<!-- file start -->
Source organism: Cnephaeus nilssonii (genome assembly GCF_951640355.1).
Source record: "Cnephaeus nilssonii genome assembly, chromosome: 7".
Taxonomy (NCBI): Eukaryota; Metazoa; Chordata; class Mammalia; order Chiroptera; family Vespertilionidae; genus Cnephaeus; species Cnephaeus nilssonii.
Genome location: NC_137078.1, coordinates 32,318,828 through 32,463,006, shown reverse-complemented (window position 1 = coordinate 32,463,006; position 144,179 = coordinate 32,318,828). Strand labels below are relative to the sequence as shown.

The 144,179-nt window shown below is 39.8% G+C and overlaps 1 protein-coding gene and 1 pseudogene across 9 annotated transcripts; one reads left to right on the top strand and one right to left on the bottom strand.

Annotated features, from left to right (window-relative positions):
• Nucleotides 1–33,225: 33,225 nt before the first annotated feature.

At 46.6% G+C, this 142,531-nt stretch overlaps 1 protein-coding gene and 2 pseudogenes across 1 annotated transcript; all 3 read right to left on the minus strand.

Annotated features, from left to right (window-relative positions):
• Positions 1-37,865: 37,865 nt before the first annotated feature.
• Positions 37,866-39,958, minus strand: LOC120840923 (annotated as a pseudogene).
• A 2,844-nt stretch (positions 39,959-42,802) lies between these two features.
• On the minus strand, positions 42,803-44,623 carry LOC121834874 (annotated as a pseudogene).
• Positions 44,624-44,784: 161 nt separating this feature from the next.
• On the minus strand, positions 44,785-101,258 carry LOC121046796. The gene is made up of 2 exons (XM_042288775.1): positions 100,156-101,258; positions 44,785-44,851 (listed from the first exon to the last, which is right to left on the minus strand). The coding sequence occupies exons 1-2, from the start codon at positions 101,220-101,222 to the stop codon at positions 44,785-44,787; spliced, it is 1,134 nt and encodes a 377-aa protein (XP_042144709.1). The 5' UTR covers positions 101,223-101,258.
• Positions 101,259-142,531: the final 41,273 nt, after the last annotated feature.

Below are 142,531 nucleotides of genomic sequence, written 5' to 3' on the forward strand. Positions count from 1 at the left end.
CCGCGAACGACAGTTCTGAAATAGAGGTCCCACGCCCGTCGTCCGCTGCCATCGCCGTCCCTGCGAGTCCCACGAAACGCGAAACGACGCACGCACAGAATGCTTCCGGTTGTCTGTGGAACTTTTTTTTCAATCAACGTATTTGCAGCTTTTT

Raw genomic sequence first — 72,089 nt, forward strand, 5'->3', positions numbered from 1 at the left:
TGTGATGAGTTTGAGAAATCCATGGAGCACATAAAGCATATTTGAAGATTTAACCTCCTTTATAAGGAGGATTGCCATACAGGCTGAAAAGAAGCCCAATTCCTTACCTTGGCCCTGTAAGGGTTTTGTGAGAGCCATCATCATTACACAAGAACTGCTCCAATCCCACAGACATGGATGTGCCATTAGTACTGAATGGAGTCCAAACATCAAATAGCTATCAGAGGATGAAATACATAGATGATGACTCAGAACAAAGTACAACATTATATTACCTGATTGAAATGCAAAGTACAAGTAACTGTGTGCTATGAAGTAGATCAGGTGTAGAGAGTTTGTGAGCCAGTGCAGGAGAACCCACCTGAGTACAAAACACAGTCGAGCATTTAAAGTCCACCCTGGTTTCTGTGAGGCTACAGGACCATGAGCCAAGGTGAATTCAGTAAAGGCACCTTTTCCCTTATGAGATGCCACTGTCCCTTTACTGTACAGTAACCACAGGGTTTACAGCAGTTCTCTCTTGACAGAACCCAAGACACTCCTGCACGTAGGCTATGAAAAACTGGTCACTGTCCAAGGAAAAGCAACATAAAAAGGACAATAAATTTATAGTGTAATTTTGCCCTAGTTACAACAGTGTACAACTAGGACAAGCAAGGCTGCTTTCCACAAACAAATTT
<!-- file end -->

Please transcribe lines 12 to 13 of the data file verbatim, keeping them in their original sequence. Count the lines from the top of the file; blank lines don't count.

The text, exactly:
• A 2,844-nt stretch (positions 39,959-42,802) lies between these two features.
• On the minus strand, positions 42,803-44,623 carry LOC121834874 (annotated as a pseudogene).